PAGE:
I get an e-journal on medical chaplaincy that usually gets a brief look-over when it ends up in my inbox. While the articles are usually either clinically-minded or introspective, there has been an ongoing back-and-forth discussion on what exactly the practice of chaplaincy should look like.
Chaplains have a bit of a blind task at times in the medical world. We are asked to provide spiritual care for someone who may not be able to understand us well or at all due to dementia. We may have folks who are even unresponsive. The question obviously arises as to how that happens.
The answer has been called by some “the art of presence” or the “practice of presence”. The idea is that some cases do not require direct intervention or active participation, only the conscious presence of a caring individual. This has numerous benefits in the hectic world of medicine, where nobody has time to simply sit and be with someone for even 30 minutes.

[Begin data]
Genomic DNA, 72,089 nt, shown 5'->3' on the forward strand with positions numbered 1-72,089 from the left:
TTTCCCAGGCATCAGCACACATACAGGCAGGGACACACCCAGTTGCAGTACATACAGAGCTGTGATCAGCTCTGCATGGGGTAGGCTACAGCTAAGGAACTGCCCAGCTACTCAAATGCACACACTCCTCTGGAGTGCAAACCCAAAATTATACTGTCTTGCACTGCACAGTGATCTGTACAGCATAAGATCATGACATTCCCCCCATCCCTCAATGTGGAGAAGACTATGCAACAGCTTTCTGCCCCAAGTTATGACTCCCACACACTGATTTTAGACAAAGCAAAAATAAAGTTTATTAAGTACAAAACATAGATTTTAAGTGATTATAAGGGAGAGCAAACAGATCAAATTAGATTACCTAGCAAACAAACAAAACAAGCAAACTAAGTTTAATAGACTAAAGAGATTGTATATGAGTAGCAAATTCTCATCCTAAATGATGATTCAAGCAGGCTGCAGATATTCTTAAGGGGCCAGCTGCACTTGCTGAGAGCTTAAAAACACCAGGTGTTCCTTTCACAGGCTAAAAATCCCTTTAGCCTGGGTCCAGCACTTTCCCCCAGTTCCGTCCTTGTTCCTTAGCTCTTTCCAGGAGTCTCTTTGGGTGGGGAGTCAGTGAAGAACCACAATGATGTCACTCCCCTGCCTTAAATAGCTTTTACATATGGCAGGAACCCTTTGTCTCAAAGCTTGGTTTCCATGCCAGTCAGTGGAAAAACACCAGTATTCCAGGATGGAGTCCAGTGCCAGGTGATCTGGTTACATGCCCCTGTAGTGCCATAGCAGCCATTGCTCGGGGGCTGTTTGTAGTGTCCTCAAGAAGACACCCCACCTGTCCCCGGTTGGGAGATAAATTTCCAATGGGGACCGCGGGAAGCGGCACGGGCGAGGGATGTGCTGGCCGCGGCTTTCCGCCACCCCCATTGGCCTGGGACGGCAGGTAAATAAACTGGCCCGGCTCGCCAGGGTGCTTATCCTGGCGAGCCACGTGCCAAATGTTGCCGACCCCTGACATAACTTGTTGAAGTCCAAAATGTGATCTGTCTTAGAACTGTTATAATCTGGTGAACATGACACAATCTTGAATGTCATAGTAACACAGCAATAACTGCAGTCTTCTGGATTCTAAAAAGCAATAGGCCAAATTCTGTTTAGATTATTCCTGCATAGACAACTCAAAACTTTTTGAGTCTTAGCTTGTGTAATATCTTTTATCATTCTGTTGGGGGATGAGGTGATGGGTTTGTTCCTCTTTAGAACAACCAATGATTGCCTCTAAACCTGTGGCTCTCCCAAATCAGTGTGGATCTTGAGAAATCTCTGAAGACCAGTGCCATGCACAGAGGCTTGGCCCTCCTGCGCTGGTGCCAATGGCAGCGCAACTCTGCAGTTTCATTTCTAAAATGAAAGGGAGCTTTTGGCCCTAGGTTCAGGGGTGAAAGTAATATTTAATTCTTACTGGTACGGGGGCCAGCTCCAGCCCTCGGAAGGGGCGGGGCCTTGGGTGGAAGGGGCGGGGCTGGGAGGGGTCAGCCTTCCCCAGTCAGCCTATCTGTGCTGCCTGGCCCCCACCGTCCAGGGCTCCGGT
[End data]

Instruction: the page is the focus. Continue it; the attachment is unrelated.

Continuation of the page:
The question arose in discussion though about whether or not the chaplain’s primary stance is one of passivity and witness. Chaplains are often trained in models of therapy that involve active listening, reflection, and unconditional positive regard. But are there situations and circumstances that require more direct intervention? Should we correct erroneous attitudes? Should we give advice when asked? What if I’m wrong? Then again, what if I’m right?
I have given advice and offered correction, but only after I feel that the other person has been fully heard and when they feel that I have fully heard them. I’ve been in situations where I’m at the end of the rope and asked for advice and not gotten it. It is frustrating to be answered with silence but also a time to recognize that answers aren’t easy.